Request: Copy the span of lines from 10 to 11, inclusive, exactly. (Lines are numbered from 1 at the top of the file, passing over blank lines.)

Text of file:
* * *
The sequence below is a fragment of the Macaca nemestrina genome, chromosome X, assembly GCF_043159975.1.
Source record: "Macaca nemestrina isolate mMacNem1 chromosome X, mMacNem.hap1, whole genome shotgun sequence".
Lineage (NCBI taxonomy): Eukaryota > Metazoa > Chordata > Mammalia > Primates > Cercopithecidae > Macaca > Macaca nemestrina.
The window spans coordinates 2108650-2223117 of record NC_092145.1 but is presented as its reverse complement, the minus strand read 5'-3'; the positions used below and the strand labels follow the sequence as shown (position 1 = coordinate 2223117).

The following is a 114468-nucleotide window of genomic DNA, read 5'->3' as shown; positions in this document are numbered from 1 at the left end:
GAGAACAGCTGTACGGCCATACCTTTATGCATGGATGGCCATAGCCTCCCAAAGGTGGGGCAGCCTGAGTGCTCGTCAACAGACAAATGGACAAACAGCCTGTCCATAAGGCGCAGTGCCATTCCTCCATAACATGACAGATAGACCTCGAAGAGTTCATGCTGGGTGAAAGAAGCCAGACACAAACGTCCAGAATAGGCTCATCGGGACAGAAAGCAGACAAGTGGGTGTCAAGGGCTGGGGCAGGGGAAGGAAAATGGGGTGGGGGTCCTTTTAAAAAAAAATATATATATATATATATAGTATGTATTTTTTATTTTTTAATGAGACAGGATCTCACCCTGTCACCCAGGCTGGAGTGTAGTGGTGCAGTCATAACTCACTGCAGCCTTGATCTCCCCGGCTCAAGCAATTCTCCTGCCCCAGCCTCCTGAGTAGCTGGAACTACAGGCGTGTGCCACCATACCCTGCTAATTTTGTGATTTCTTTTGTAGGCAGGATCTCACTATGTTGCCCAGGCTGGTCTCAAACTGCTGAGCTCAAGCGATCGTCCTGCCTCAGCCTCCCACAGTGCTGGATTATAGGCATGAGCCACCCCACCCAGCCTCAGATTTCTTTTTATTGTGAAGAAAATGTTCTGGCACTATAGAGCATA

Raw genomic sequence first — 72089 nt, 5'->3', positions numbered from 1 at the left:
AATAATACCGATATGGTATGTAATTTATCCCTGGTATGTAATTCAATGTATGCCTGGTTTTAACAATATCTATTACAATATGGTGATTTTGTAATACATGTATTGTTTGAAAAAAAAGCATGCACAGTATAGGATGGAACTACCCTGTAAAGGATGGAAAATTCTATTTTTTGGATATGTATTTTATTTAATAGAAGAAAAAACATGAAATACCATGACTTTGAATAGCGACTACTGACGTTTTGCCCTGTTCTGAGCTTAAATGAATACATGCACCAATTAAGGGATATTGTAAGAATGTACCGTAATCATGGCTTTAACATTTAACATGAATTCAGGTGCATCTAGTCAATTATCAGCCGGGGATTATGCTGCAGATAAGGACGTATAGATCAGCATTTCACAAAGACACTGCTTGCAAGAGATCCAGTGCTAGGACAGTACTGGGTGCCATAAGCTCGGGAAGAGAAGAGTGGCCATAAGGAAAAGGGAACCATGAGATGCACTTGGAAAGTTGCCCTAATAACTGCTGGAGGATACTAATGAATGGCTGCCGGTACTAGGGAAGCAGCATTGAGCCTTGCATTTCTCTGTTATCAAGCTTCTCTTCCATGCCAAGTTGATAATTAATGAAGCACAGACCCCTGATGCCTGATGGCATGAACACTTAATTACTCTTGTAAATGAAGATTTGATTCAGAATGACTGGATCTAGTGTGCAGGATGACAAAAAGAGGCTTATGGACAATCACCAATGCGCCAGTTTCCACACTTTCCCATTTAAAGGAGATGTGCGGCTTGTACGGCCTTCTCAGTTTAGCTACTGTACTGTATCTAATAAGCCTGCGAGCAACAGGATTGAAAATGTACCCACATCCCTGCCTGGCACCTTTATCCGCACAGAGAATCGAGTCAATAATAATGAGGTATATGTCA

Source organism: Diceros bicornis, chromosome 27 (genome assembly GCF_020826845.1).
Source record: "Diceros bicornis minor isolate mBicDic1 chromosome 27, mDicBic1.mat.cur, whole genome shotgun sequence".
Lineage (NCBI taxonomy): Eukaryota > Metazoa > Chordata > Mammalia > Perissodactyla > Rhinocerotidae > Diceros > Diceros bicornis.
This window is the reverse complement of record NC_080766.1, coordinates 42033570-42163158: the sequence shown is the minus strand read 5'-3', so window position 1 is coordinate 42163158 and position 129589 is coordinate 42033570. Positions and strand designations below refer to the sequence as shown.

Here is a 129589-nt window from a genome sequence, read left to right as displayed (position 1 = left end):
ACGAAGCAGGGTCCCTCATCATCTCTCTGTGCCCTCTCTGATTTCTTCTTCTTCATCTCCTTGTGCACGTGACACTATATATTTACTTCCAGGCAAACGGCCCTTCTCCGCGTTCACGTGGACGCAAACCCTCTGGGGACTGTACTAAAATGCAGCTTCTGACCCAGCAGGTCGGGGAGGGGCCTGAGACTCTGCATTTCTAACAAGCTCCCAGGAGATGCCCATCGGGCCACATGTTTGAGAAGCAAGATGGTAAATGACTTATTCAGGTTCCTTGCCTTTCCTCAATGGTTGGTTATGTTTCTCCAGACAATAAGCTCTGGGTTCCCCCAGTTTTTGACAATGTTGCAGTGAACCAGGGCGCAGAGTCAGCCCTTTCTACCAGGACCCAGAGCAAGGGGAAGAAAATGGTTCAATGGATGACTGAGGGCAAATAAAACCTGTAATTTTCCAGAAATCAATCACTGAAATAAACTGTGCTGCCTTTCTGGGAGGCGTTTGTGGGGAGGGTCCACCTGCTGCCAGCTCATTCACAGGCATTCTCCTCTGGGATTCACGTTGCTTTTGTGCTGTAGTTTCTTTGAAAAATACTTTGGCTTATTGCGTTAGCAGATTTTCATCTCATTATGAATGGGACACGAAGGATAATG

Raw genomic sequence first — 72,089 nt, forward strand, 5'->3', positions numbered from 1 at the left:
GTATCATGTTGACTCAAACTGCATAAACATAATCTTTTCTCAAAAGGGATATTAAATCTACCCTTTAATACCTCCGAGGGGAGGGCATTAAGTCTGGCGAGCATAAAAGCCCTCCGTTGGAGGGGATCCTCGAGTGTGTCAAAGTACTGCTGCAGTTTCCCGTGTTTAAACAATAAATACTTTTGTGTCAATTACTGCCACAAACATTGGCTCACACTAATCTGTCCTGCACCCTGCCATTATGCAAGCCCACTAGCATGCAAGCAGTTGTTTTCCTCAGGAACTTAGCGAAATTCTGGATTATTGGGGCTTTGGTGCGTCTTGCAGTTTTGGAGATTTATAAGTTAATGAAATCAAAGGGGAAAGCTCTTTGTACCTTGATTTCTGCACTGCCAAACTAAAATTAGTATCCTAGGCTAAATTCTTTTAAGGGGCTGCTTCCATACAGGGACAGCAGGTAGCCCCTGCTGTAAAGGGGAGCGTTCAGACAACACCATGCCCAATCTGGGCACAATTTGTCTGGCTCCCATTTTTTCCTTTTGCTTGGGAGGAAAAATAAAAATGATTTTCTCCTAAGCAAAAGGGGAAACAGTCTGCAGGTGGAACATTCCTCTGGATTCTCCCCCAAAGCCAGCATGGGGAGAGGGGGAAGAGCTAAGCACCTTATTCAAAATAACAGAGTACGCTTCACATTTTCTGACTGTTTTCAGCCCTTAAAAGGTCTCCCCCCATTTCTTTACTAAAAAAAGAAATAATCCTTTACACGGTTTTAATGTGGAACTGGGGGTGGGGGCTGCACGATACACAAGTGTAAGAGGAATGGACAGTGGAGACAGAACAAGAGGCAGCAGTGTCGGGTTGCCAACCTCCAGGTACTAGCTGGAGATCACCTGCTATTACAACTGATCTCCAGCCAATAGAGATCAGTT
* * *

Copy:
Source record: "Diceros bicornis minor isolate mBicDic1 chromosome 27, mDicBic1.mat.cur, whole genome shotgun sequence".
Lineage (NCBI taxonomy): Eukaryota > Metazoa > Chordata > Mammalia > Perissodactyla > Rhinocerotidae > Diceros > Diceros bicornis.